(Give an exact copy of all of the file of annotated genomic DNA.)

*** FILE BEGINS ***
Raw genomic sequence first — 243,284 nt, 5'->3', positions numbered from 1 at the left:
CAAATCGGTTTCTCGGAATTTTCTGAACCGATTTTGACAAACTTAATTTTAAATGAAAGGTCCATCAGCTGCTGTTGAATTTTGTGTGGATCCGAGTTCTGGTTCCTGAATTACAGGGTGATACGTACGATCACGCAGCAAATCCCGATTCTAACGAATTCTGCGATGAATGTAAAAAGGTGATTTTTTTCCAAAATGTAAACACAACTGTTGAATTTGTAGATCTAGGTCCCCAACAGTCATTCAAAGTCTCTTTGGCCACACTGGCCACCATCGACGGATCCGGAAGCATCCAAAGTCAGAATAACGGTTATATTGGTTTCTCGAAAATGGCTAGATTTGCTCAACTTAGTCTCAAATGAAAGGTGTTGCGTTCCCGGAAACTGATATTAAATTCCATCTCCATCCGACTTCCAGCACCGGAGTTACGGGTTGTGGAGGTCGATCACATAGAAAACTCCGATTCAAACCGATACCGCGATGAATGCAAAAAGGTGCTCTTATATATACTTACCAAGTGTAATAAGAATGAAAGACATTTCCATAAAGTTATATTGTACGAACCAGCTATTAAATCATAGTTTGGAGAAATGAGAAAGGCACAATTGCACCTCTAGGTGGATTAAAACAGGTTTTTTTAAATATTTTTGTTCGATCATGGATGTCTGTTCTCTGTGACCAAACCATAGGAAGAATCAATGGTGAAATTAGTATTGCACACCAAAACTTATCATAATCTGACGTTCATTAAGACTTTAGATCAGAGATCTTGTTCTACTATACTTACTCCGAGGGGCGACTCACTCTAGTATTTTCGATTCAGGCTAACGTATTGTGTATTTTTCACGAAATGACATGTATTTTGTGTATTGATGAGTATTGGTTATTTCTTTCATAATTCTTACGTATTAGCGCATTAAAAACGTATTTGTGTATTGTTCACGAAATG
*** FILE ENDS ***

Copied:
Raw genomic sequence first — 243,284 nt, 5'->3', positions numbered from 1 at the left:
CAAATCGGTTTCTCGGAATTTTCTGAACCGATTTTGACAAACTTAATTTTAAATGAAAGGTCCATCAGCTGCTGTTGAATTTTGTGTGGATCCGAGTTCTGGTTCCTGAATTACAGGGTGATACGTACGATCACGCAGCAAATCCCGATTCTAACGAATTCTGCGATGAATGTAAAAAGGTGATTTTTTTCCAAAATGTAAACACAACTGTTGAATTTGTAGATCTAGGTCCCCAACAGTCATTCAAAGTCTCTTTGGCCACACTGGCCACCATCGACGGATCCGGAAGCATCCAAAGTCAGAATAACGGTTATATTGGTTTCTCGAAAATGGCTAGATTTGCTCAACTTAGTCTCAAATGAAAGGTGTTGCGTTCCCGGAAACTGATATTAAATTCCATCTCCATCCGACTTCCAGCACCGGAGTTACGGGTTGTGGAGGTCGATCACATAGAAAACTCCGATTCAAACCGATACCGCGATGAATGCAAAAAGGTGCTCTTATATATACTTACCAAGTGTAATAAGAATGAAAGACATTTCCATAAAGTTATATTGTACGAACCAGCTATTAAATCATAGTTTGGAGAAATGAGAAAGGCACAATTGCACCTCTAGGTGGATTAAAACAGGTTTTTTTAAATATTTTTGTTCGATCATGGATGTCTGTTCTCTGTGACCAAACCATAGGAAGAATCAATGGTGAAATTAGTATTGCACACCAAAACTTATCATAATCTGACGTTCATTAAGACTTTAGATCAGAGATCTTGTTCTACTATACTTACTCCGAGGGGCGACTCACTCTAGTATTTTCGATTCAGGCTAACGTATTGTGTATTTTTCACGAAATGACATGTATTTTGTGTATTGATGAGTATTGGTTATTTCTTTCATAATTCTTACGTATTAGCGCATTAAAAACGTATTTGTGTATTGTTCACGAAATG